Posted: 28 Oct 2012 06:15 PM PDT

SHANGHAI: China may apply a sliding scale to taxing stock dividends in a bid to encourage long-term investment, the China Securities Journal reported on Monday, citing unidentified government officials.

Under the proposal, investors holding a stock for more than a month would gain preferential tax treatment, while holding a stock for more than a year would win deeper tax cuts, the newspaper said.

The government was also studying tax policies in relation to Qualified Foreign Institutional Investors (QFII) and the trading of crude oil futures, it said.

China's government has rolled out a series of measures recently in an effort to stabilize the stock market, which has fallen 6 percent so far this year following a 22 percent slump in 2011. - Reuters

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Quarrelling couple suffocate to death in burning flat

Posted: 28 Oct 2012 04:05 AM PDT

JOHOR BARU: Minutes after getting embroiled in an argument, a couple found themselves trapped in their apartment which caught fire and they eventually suffocated to death.

The victims, Sabahan, Angielee Ambrose, 29 and her friend, Ang Lye Hock, 52, a Singaporean, were heard shouting at each other before the fire started at around 11.15am at a townhouse in Taman Iskandar here on Sunday.

Neighbours managed to pry open the door but the flames drove them back.

Minutes later there was a small explosion, said a neighbor, Bahruddin Saffri Ahsan, 46.

Fire and Rescue Department officials arrived at the scene about 10 minutes later.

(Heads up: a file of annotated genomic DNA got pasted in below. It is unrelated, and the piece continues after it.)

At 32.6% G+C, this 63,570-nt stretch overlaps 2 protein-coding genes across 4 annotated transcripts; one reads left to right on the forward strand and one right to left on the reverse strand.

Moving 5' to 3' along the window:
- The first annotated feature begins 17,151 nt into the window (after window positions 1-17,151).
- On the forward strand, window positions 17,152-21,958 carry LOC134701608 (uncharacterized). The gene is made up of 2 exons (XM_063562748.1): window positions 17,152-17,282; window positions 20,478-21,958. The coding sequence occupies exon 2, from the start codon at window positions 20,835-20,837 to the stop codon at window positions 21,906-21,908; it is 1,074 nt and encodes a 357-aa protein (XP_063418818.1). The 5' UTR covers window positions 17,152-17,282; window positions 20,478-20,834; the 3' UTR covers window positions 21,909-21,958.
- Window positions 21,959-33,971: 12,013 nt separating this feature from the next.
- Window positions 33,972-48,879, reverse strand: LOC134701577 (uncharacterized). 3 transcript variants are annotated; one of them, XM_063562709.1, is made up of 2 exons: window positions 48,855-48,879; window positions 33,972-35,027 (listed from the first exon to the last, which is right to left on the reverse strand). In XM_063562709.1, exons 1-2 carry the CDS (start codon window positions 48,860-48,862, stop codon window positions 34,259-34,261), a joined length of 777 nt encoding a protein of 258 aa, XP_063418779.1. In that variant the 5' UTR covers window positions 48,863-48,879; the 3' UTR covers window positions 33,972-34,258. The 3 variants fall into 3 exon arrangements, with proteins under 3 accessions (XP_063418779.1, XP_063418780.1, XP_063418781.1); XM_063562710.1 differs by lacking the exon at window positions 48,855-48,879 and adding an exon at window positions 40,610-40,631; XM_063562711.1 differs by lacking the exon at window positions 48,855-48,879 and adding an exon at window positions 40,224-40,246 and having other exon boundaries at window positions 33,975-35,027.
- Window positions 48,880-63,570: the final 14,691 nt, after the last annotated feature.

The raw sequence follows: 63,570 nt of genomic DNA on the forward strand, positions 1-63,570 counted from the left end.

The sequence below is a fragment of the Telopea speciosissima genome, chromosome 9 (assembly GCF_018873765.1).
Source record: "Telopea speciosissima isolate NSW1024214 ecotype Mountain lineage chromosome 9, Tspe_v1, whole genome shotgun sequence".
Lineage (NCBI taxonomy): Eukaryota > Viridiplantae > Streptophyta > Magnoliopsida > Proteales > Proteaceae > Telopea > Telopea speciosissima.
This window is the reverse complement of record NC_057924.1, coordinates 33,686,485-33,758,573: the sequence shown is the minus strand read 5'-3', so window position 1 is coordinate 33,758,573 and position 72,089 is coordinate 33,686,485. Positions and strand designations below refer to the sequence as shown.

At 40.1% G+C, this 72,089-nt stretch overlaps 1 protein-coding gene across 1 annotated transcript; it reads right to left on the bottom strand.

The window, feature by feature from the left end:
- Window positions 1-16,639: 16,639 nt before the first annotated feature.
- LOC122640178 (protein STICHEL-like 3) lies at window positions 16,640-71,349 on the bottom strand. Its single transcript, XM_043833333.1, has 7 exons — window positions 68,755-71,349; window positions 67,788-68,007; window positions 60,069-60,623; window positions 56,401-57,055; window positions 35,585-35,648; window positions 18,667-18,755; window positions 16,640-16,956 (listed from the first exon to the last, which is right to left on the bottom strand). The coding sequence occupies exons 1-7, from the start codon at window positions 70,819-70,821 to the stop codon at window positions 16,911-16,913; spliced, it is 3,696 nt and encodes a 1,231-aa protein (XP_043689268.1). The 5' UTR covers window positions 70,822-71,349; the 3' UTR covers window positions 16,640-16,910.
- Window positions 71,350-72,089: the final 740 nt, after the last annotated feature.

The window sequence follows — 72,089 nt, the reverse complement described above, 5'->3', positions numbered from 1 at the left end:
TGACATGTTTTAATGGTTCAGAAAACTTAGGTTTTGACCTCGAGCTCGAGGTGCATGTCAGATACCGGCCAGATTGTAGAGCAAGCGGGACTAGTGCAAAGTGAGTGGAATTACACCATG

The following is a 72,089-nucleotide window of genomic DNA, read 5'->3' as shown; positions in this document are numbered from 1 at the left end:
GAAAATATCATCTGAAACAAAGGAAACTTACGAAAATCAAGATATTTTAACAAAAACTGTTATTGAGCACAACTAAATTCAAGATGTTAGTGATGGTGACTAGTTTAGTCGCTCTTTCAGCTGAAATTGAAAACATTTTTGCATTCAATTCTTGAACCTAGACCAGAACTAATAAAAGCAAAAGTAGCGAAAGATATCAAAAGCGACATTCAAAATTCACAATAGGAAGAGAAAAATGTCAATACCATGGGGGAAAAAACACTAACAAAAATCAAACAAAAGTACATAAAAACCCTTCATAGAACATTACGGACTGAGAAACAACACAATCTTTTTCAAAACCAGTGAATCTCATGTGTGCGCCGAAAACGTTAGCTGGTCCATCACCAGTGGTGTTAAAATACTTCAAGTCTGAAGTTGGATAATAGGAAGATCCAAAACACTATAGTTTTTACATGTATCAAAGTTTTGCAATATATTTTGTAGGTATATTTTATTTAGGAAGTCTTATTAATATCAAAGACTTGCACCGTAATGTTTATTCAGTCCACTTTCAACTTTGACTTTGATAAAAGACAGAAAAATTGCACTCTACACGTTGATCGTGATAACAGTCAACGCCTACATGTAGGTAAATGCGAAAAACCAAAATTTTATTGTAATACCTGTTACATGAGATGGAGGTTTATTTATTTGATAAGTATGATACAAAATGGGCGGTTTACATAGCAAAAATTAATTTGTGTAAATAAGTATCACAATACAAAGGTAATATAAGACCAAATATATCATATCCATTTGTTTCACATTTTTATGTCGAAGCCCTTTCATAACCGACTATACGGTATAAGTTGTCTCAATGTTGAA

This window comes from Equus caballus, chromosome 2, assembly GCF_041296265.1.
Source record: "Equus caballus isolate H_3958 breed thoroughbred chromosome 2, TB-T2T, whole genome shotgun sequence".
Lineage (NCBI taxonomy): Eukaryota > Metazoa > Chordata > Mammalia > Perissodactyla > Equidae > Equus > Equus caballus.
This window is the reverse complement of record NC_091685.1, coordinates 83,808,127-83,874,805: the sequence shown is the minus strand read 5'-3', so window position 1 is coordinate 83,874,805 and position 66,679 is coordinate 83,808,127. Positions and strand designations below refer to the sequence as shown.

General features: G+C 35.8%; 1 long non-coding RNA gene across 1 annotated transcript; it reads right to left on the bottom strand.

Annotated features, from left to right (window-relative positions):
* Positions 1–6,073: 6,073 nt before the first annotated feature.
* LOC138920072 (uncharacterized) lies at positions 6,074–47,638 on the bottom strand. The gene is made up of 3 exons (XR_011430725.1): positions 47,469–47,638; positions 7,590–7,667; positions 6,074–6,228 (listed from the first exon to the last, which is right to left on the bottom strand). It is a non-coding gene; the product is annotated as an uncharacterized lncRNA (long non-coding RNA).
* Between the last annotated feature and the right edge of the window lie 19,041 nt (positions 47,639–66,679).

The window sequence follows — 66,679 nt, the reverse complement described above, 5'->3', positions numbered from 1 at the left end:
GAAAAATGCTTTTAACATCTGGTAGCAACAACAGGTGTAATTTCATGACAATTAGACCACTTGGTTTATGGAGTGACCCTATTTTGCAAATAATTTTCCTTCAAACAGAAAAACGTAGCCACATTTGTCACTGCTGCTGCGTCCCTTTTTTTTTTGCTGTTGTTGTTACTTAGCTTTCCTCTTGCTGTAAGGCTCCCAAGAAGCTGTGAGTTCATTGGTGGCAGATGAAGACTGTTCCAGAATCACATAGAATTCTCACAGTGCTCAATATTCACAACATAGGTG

Operation head Raja Saiful Iswardi Raja Hassan said that three fire engines and 18 officials were tasked to put out the flames.

"We managed to control the flames about one minute later but the fire was completely put out at around 11.50am," he said when met at the scene.

He added that the body of Angielee was discovered at the hall area while the body of Ang was found in the bathroom.

"Initial findings reveal that both may have died from suffocation due to the thick smoke from the fire," he said adding that authorities were still investigating the source of the incident.

Four men nabbed attempting to break into Lee Lam Thye’s house

Posted: 28 Oct 2012 04:04 AM PDT

KUALA LUMPUR: Police arrested four men attempting to break into the house of Malaysian Crime Prevention Foundation chairman Tan Sri Lee Lam Thye in Taman Maluri, Cheras here on Sunday.

Cheras police chief ACP Mohan Singh Tara Singh said in the incident at about 5am, police on patrol stumbled upon two men trying to climb over the wall into Lee's house.

"When they were aware of the presence of police, the two suspects dashed into a Mercedes Benz and fled.